Called Oschophoria and was the celebration of the grape harvest. Here Dionysus is honored (God of wine, cheer and vegetation – an early form of Bacchus). The Greater Eleusinian Mysteries are also preformed to honor Persephone, Horned Demeter, Aphrodite and Adonis.

Indian form of Autumnal Equinox

The Hindu hold the Navrati or Dunga Puja where they honor the Goddess Dunga (Goddess of strength, womanhood and motherhood, the universe protector and of vegetative growth). She is one of the main forms of shakti, the dynamic, creative feminine energy of Nature. The Zorastrians hold Mibragan, the feast of Mithra (God of the Sun, light, wisdom, contracts and friendship) or Baga-Mithra which is the feast of community and thanksgiving.


Sukkot, the Festival of the Harvest Season or the Festival of Ingathering. It is the third and last festival that honors the exodus from Egypt. Rosh Hashana (or Yom Ha- Zikkaran or Yom Teruah), the beginning of the Jewish New Year is celebrated. Yom Kippur, the Day of Atonement is held.

Norse celebration of Autumnal Equinox

Held Winter Nights, the Harvest Festival, Haustblot or the Autumn Sacrifice. It marked the final harvest that was sacred to Freyr (God of plenty, the Harvest God, God of gentle rain, mild winds, sunshine and the One who watches over the dead) and Freyja (Goddess of love, marriage, fertility, childbirth, protection in battle, peace and also watches over the dead). Thor (Sky God of thunder and lightning – links Earth and Sky, Bringer of fertility to the harvest), Sif, Idunna, Jord, the Landuaettir and the Disir were also honored. It was a time of thanksgiving and of asking for protection against the coming winter.

Roman and/or Italian Autumnal Equinox

Equinozio de Autumno which honours the slaying of the Harvest Lord and the descent of the Goddess into the Underworld to find her lost love. Prosephina, Pomona (Goddess of fruit trees), Venus (love, beauty, vegetation, gardens, fields and vineyard Goddess) and/or Bacchus (wine, cheer and vegetation God) are called on and honoured.

Autumnal Equinox:The Story of Mabon and Modron

The story of Mabon is part of the tale of Culhwch & Olwen. Mabon was stolen from his mother Modron 3 days after his birth, at the very beginning of time. Culhwch was cursed – he would never have a wife unless he married Olwen, daughter of Ysbaddaden, Chief-giant of the land. However, the giant knew his life would end with his daughter’s marriage, so he killed every suitor who entered his fort. Just in case, he also set up 39 impossible tasks for any potential husband to do if the suitor evaded the trap of the fort.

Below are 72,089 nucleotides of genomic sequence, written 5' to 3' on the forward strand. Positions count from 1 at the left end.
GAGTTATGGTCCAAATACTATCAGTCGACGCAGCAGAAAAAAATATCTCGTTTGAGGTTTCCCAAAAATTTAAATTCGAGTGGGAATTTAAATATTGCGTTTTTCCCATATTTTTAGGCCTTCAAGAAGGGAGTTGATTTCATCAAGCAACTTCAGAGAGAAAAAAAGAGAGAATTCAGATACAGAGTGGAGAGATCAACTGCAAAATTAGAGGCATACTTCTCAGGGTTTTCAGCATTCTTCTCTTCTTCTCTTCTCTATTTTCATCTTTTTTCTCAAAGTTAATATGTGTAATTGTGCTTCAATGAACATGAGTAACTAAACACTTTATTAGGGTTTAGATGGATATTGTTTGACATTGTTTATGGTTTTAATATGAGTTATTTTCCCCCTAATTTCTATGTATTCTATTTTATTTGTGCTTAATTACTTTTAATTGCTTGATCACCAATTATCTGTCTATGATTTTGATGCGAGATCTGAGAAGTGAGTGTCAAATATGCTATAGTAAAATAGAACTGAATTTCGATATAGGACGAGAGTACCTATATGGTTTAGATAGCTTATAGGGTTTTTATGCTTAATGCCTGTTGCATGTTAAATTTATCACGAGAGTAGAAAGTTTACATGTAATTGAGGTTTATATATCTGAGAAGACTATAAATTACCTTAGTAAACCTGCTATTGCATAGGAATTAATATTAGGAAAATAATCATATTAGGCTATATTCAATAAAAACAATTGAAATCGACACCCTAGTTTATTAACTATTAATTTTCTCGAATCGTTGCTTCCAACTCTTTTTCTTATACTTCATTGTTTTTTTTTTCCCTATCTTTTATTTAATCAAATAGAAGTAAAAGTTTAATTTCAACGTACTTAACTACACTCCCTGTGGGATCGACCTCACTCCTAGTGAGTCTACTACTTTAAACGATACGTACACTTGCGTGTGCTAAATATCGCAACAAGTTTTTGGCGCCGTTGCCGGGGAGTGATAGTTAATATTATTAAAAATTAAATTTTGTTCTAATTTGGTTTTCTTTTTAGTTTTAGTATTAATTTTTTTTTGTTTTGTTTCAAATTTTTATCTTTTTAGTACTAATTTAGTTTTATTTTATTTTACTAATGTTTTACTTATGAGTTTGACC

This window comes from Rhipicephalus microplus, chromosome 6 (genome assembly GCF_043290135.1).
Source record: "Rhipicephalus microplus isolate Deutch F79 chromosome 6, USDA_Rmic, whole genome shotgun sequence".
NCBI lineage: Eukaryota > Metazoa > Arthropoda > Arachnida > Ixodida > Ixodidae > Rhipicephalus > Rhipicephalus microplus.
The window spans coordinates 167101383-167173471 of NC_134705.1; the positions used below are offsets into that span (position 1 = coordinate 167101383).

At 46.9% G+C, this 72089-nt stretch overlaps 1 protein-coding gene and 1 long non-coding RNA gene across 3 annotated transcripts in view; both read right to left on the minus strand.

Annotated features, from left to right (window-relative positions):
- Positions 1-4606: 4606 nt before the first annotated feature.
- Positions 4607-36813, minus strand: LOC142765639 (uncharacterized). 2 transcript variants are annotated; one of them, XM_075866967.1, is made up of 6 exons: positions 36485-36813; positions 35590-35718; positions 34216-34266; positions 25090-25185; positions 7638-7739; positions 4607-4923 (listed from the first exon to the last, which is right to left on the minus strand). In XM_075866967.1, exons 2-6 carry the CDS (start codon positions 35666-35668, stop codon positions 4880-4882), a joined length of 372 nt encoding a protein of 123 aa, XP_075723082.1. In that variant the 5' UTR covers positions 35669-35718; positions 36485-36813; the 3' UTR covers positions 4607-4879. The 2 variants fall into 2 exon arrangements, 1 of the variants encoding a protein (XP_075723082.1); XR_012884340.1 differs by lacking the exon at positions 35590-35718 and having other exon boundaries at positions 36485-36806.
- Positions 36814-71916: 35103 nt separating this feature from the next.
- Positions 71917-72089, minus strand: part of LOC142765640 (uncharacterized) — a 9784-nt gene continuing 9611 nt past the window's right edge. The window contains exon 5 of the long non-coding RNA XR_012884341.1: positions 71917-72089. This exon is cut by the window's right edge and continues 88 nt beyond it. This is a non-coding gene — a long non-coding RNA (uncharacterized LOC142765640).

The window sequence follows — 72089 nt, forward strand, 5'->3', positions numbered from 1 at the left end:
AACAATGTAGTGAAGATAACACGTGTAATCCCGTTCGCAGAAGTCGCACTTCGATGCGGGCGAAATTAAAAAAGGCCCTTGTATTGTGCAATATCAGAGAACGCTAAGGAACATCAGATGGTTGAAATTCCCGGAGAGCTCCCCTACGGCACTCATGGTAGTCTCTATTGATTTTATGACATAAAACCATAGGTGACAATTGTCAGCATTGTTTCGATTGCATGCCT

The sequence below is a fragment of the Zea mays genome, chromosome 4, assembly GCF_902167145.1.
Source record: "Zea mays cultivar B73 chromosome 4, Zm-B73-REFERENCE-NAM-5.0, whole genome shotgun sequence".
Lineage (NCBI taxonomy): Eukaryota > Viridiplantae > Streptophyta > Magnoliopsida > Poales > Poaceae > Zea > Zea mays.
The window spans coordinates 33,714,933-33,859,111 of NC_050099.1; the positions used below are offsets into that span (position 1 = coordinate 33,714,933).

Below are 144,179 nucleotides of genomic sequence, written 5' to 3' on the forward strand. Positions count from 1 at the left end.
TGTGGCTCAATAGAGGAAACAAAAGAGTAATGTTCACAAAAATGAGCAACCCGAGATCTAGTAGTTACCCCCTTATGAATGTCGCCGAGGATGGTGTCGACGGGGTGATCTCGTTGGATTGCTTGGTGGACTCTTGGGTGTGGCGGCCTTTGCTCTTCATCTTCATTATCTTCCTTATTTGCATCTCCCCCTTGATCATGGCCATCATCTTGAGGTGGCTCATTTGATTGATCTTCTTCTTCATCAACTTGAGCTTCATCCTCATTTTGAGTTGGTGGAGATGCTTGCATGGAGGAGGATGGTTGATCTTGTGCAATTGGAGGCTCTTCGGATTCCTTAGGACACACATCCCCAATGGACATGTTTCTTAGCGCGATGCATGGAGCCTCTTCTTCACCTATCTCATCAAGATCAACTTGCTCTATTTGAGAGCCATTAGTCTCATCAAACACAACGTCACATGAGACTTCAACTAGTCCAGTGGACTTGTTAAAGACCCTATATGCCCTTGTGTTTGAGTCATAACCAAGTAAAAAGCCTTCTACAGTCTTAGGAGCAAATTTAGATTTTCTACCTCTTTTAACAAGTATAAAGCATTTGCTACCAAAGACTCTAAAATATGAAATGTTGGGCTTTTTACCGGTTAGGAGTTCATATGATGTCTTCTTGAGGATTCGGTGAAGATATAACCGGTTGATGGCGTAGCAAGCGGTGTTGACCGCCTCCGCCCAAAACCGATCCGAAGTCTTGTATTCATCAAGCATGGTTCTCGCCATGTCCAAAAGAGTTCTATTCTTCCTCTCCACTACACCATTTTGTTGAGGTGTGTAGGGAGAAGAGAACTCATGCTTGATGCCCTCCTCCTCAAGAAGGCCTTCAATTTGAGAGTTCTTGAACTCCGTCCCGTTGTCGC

Culhwch accepted the tasks and vowed to return victorious. He was accompanied on his quest by his cousin, King Arthur, and his Champions. The first of the tasks was to seek Mabon, who was the key to all the other quests. To get to Mabon, they had to rely on the memories of the Oldest Animals to find his location.

They went to the Blackbird of Cilgwni who led them to the Stag of Rhedynfie, then the Owl of Cawlryd, the Eagle of Gwernabwy and finally to the Salmon of Lyn Llyw. The Salmon of Wisdom took two of the Companions on his shoulders to the wall of Caer Loyw where they heard someone grieving. This was Mabon who was painfully incarcerated with no hope of escape. The Champions battled for and won Mabon’s release. Mabon joined the group and helped Culhwch complete his tasks and win Olwen’s hand in marriage.

Symbolically, the Autumnal Equinox is the time of Mabon’s capture and the beginning of mourning of Modron, his mother. This is the beginning of the season of cold and progressive darkness, paralleled by the slowing down and moving inward of the plants and animals of the Earth.

The Autumnal Equinox reflects the time of Modron’s morning when her son has disappeared from the earth. Many traditions honor Mabon’s release at the Winter Solstice when the days begin to lengthen again.

Activities for Autumnal Equinox or Mabon

Feed the Wildlife

– Particularly birds in and around a bird feeder. You can build a feeder out of a large hollowed out and dried gourd.

Hold an Autumnal Equinox Party

– Build Sun Wheels, Solar Discs and or Equinox masks. Erect a Sun Stone to mark when the sun is directly overhead and casts no shadow.

Homemade Candles

– Can be made by pouring or rolling. Our ancestors would make them at this time of year because the wax would be available and they would be needed in the time of darkness that would lie ahead.

Honour the Young and the Old

– The young have just entered the world from the Great Beyond and our elders will soon enter beyond the Veil of Life. Honor and spend time with them.

Autumnal Equinox or Mabon Centrepiece

– Small cornucopia filled with apples, nuts and grapes. On one side a gold candle; on the other a silver one.

Make a Corn Dolly

– Wheat Mother, Wheat Bride, Kern Baby. Use wheat sheaves or corn stalks. Dress in colorful cloths or small cloths. Keep throughout winter. Can redress in spring or burn in spring fire.

Make an Autumnal Equinox Wreath

– Use grapevines, wire or a Styrofoam base. Add filler; evergreen branches, green or coloured leaves, ivy, green vines, and/or moss. Can add ornaments like dried flowers, nuts, coloured leaves, red chilli peppers, pine cones, dried seeds, herbs, berries, etc.

Make Gourd Rattles

– Coyote gourds work best for this as they merely have to be dried. You can use other gourds but may have to hollow them out, put in rattle material then re-plug the gourd.

Make Sun Wheel

– Can use straw or even paper plates and gold glitter. Can make solar disc by using equal armed cross with surrounding circle; two sticks with vines. Decorate and use on alter or hang above a door.

Paraffin Leaves

– Dip leaves in liquid paraffin wax to preserve them. Let dry on wax paper. Inscribe with sigils or signs. Use for decoration or magick.

Predict the Weather

– Temperature can be found by counting the chirps of a cricket in 14 seconds. Build or install a rain gauge. Build or install a wind gauge. Keep track of daily high temperatures, rain amounts and wind speed and direction throughout the winter season.

Tend Your Garden

– Clean up plants and note what grew where. You need to rotate your crops and replace nutrients that some crops remove from the soil.

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RE:Lesson 82 For Fall Equinox 2010
(Date Posted:08/07/2013 06:40 AM)

Mabon, or Autumn Equinox, is one of the solar festivals on the Wiccan Wheel of the Year. In the Wicca calendar, this festival falls near September 21 in the Northern Hemisphere, and March 21 in the Southern Hemisphere.